A companion to the forgotten, Narayanan Krishnan – A Ramadhan reflection

By Izzud deen Redzuan

Narayanan Krishnan, he may not be a Muslim but he is doing what our Prophet Muhammad (Peace be upon him) did; teaching Allah’s commands as written in the Qur’an, “You are the best of nations raised up for humanity”. (Al-Imran 3:110)

Charity is preached by every religion of the world, is a way of bringing justice to society. In Islam, there are two forms of charity which are obligatory and voluntary, called Zakah and Sadaqah respectively.

Charity is for those in need. This is general principle which enjoins us to help people in need, be they good or bad, on the right path or not, Muslims or non-Muslims. No one should judge in these matters. The foremost ends in charity should be Allah’s pleasure and our own spiritual good. The concept of charity in Islam is thus linked with justice.

On the other hands, the giver is not to expect any reward from what they have done as they do it for the sake of Allah. My lecturer once said, “Whoever gives up something for the sake of Allah, Allah will substitute him with something better”.

As Allah says in the Qur’an, “As for him who gives (in charity) and keeps his duty to Allah and fears Him, and believes in Al-Husna, We will make smooth for him the path of ease (goodness).” (Al-Layl 92:5-7)

The best charity is to satisfy a hungry person, said Prophet Muhammad (Peace be upon him). He also said “No wealth (of a servant of Allah) is decreased because of charity.” (Al-Tirmidhi, Hadith No. 2247).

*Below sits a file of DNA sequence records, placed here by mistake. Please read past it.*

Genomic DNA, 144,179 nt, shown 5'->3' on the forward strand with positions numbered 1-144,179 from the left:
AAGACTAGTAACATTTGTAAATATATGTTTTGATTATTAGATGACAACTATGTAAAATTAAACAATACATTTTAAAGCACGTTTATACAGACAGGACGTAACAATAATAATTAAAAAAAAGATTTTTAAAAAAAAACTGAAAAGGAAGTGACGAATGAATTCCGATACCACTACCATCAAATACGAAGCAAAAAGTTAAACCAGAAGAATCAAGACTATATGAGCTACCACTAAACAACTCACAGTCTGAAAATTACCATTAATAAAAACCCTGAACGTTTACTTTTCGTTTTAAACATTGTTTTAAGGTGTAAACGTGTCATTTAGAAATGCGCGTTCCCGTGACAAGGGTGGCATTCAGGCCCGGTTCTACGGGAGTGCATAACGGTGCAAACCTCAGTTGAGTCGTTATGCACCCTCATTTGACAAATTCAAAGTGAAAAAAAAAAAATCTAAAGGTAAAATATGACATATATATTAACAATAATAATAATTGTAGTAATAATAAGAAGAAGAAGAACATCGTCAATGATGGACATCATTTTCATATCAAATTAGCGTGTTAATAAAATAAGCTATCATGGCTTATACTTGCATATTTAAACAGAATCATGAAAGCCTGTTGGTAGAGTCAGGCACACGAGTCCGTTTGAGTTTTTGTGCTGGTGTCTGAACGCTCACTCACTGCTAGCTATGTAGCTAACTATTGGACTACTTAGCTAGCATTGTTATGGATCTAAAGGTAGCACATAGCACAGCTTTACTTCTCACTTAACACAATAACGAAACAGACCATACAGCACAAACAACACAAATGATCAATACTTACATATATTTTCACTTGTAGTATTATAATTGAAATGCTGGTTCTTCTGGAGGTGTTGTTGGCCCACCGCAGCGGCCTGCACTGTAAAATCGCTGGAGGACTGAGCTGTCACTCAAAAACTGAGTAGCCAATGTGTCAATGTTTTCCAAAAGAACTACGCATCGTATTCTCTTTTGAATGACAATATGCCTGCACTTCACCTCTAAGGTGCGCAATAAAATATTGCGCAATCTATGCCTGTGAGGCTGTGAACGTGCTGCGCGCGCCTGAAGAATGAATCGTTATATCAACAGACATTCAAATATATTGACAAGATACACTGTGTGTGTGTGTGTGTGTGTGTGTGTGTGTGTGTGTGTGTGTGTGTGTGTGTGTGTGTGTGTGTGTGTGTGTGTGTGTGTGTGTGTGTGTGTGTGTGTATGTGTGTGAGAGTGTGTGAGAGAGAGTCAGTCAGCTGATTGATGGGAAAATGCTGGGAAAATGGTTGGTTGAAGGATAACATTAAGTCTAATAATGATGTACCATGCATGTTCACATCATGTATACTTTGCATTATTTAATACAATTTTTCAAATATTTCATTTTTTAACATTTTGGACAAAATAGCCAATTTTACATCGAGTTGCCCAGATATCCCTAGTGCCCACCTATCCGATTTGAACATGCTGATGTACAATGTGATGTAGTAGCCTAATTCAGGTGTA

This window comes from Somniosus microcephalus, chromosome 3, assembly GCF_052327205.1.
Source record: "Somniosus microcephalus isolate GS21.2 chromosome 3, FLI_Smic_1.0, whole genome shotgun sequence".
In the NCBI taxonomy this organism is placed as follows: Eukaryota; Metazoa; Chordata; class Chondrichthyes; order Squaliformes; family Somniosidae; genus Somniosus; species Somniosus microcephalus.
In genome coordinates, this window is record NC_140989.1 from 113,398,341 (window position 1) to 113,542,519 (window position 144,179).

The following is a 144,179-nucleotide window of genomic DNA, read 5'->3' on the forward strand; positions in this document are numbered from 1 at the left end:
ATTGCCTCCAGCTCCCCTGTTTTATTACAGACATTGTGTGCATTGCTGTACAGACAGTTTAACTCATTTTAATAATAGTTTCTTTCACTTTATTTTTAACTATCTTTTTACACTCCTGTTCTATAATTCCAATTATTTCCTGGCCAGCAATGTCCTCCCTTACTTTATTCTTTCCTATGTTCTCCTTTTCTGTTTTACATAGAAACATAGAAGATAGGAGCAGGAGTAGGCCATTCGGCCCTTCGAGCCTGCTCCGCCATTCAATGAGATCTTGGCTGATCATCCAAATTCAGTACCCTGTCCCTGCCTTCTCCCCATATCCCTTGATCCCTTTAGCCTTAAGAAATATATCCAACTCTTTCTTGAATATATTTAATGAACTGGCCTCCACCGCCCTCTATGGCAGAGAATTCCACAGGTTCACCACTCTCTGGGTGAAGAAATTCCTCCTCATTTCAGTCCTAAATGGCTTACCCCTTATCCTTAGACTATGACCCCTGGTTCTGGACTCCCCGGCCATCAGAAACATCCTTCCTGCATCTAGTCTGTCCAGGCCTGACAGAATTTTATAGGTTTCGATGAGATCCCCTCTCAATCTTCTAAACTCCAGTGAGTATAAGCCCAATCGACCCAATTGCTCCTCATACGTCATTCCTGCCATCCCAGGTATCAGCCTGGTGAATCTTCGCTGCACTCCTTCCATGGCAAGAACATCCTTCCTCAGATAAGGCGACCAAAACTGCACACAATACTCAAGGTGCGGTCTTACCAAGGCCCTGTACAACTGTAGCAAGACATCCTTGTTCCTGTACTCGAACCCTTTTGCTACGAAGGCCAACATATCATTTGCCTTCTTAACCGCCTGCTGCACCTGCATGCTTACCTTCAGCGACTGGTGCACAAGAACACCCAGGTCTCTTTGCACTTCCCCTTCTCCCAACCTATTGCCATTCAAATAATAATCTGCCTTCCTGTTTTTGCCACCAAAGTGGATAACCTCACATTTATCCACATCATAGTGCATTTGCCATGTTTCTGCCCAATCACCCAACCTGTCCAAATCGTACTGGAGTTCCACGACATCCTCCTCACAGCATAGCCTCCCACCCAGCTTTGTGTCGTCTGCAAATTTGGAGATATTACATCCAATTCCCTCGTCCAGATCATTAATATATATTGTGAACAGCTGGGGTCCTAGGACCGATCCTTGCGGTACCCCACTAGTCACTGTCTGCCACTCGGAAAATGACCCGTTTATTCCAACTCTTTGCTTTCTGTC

And Allah has mentioned in the Qur’an, stressed on the Muslims to care for the needy, the orphans, the destitute and the unfortunate members of the society. ‘The believers … are steadfast in prayers, and in whose wealth there is a right acknowledged, for the poor and the destitute. (Al-Ma’arij 70:22-24).

Bear in mind, there is no limit on charity or sadaqah.

Hence, watch the video here or read the story below:

I finished my college here. I was working for Taj Group of Hotels Bangalore. I saw a very old man eating and he was eating his own human waste for hunger.

I thought, what is the purpose of my life? What am I going to do?

In a star hotel, I feed all my guests. But where in my hometown, there are people who are living even without food.

And I quit my job and start feeding all these people from 2002.

Today morning, we made Ven Pongal and Sambar. Vengal is a blend of rice and dahl wih a lot of spices. Vengal Pongal and Sambar was prepared for breakfast, and for lunch we made tomato rice and Sabji.

We feed the homeless, mentally ill destitute and old people who have been left uncared of the society. People are suffering for food. They don’t have food to eat. If you don’t give them food to eat they will die out of human hunger.

I cut their hair, I give them a shave, I give them bath.

For them, to feel psychologically that they are also human beings, there are people to care for them, they have a hand to hold, hope to live.

Food is one part. Love is another part.

So, the food will give them physical nutrition. The love and affection which you show, will give them mental nutrition.

Being a Brahmin community and an orthodox family. There are a lot of objections. Brahmin are not supposed to touch these people, clean these people, hug these people, and feed these people. Everybody has got 5.5 liters of blood.

I am just a human being. For me everybody the same. There are thousands and thousands, and lots and lots of people suffering.

What is the ultimate purpose of life?

It’s to give. Start giving. See the joy of giving.

Photo taken from Penduka Consulting

Izzud deen Redzuan

Former Managing Editor of IIUMToday 2014 - 2016, Best Undergraduate Researcher 2015 & Hamka Award 'Best Communication' Student for 33rd Convocation 2017.

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